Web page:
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Nitrogen stability
michelle.tamm
#1 Posted : Friday, June 23, 2017 3:31:04 PM
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In ExamKrackers (10th edition) page 12, it says that nitrogen is the most stable with four bonds. I don't understand how this is true because doesn't nitrogen have a +1 charge with four bonds? Wouldn't it be the most stable with one lone pair and three bonds or just five bonds (giving it a neutral charge) ?
matthewpurser
#2 Posted : Thursday, June 29, 2017 3:49:00 PM
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Hi Michelle,
I think what the EK book is referring to is the fact that in forming a peptide bond, the oxygen partially attracts the electron pair of nitrogen to help create a partial double bond, which (in combination with the 3 other single bonds), makes the overall nitrogen structure very stable. You're right, in general, having a tetrameric bonding pattern is not ideal for nitrogen due to the partial positive charge imparted, but in this specific example of peptide bond formation, it is actually advantageous.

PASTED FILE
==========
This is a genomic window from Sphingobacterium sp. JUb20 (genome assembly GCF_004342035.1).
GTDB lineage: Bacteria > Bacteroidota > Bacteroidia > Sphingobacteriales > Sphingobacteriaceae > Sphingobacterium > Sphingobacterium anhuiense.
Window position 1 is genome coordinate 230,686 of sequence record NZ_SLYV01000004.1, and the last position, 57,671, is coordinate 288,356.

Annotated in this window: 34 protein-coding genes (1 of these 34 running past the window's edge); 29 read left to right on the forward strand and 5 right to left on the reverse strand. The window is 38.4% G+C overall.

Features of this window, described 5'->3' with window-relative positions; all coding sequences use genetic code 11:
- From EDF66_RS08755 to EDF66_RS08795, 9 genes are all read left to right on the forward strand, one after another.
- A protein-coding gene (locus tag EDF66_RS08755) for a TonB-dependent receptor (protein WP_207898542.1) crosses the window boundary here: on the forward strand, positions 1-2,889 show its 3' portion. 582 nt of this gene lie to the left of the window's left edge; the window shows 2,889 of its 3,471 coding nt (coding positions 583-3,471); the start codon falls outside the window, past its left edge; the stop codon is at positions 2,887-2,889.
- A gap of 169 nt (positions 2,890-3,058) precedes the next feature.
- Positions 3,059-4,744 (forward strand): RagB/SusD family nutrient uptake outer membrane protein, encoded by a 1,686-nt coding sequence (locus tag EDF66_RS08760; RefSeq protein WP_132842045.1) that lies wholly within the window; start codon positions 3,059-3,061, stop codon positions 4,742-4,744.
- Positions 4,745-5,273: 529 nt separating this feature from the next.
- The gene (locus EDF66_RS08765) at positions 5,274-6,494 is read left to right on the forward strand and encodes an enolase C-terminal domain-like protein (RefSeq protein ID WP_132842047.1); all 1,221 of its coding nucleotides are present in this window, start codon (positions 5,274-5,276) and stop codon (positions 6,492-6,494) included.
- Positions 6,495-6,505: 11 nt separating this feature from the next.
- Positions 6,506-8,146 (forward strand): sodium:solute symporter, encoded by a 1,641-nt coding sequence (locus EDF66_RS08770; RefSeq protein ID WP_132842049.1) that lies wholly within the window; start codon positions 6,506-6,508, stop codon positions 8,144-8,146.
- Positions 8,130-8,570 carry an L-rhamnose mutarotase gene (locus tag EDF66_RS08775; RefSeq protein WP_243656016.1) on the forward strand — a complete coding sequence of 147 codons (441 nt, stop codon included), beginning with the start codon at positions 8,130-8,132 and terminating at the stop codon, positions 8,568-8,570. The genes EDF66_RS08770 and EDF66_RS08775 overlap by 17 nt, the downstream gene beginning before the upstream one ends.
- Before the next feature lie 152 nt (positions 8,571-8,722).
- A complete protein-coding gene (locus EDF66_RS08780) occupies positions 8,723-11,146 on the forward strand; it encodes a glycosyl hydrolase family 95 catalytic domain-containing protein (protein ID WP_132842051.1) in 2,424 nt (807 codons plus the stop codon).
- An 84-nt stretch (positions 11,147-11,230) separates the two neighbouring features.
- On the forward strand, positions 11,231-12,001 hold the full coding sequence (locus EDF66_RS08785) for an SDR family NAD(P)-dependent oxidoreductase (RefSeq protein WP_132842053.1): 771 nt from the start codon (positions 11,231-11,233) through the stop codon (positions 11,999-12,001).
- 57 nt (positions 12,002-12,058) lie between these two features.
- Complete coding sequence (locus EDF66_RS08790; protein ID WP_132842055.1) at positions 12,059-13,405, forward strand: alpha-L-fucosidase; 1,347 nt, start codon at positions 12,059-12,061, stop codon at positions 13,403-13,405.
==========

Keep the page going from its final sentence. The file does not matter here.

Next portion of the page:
Enjoy the rest of the course!
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